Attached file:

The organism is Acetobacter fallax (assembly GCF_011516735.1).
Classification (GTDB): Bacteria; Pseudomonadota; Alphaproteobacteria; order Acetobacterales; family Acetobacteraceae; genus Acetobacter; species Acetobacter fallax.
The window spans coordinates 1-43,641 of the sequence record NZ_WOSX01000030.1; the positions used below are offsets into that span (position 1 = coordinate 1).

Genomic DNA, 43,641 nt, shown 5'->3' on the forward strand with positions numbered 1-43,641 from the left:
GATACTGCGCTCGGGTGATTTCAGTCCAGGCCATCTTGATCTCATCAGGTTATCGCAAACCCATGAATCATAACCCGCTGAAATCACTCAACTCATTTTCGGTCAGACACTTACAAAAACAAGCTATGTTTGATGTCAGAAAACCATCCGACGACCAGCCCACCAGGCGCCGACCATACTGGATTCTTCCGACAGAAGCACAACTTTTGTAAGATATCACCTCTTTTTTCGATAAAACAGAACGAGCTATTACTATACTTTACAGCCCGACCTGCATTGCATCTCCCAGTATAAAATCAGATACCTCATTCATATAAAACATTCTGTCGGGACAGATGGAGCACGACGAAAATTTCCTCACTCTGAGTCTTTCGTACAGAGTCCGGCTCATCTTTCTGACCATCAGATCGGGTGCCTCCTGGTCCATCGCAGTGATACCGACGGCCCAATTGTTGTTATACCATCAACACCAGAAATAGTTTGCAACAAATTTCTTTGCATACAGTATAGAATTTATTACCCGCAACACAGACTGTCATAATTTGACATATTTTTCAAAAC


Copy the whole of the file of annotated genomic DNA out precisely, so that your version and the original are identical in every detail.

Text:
The organism is Acetobacter fallax (assembly GCF_011516735.1).
Classification (GTDB): Bacteria; Pseudomonadota; Alphaproteobacteria; order Acetobacterales; family Acetobacteraceae; genus Acetobacter; species Acetobacter fallax.
The window spans coordinates 1-43,641 of the sequence record NZ_WOSX01000030.1; the positions used below are offsets into that span (position 1 = coordinate 1).

Genomic DNA, 43,641 nt, shown 5'->3' on the forward strand with positions numbered 1-43,641 from the left:
GATACTGCGCTCGGGTGATTTCAGTCCAGGCCATCTTGATCTCATCAGGTTATCGCAAACCCATGAATCATAACCCGCTGAAATCACTCAACTCATTTTCGGTCAGACACTTACAAAAACAAGCTATGTTTGATGTCAGAAAACCATCCGACGACCAGCCCACCAGGCGCCGACCATACTGGATTCTTCCGACAGAAGCACAACTTTTGTAAGATATCACCTCTTTTTTCGATAAAACAGAACGAGCTATTACTATACTTTACAGCCCGACCTGCATTGCATCTCCCAGTATAAAATCAGATACCTCATTCATATAAAACATTCTGTCGGGACAGATGGAGCACGACGAAAATTTCCTCACTCTGAGTCTTTCGTACAGAGTCCGGCTCATCTTTCTGACCATCAGATCGGGTGCCTCCTGGTCCATCGCAGTGATACCGACGGCCCAATTGTTGTTATACCATCAACACCAGAAATAGTTTGCAACAAATTTCTTTGCATACAGTATAGAATTTATTACCCGCAACACAGACTGTCATAATTTGACATATTTTTCAAAAC